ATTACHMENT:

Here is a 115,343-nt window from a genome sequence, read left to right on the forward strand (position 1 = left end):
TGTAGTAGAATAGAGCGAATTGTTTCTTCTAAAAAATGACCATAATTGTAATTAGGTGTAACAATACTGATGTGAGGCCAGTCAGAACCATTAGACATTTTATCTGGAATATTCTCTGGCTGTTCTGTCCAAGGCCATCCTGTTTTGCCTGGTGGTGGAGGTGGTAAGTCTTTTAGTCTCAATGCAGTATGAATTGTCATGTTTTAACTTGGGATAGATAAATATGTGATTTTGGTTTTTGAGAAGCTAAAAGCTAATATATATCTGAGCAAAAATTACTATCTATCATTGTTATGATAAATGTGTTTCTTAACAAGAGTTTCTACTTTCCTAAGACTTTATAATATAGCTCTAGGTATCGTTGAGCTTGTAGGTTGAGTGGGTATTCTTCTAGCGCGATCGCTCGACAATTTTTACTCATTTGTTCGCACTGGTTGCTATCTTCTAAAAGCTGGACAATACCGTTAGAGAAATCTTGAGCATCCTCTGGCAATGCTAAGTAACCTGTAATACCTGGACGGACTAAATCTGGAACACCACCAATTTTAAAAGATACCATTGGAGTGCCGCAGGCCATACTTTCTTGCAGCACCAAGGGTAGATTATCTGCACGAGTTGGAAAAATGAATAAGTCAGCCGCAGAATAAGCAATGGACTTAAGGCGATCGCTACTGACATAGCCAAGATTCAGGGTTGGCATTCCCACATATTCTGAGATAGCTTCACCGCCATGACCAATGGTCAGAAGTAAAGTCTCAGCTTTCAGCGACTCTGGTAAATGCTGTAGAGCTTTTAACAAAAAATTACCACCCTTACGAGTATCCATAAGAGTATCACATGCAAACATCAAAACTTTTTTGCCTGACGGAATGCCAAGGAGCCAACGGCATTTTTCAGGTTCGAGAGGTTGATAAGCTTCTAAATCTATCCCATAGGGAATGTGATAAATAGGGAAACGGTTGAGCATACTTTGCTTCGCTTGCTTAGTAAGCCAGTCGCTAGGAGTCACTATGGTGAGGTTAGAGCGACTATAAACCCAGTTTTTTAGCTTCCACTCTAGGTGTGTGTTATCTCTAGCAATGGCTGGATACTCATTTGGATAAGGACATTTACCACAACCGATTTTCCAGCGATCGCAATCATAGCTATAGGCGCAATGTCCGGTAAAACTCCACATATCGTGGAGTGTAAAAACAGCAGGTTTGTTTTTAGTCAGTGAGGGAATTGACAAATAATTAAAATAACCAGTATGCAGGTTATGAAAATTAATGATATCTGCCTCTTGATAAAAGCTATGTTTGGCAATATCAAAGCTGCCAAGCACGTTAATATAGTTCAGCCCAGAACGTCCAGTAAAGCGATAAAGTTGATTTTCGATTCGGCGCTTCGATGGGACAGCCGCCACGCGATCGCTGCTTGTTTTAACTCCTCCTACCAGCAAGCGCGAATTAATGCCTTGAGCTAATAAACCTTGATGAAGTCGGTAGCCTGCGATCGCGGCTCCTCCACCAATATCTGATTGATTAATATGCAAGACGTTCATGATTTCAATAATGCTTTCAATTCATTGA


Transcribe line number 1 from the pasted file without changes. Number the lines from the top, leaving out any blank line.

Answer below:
Here is a 115,343-nt window from a genome sequence, read left to right on the forward strand (position 1 = left end):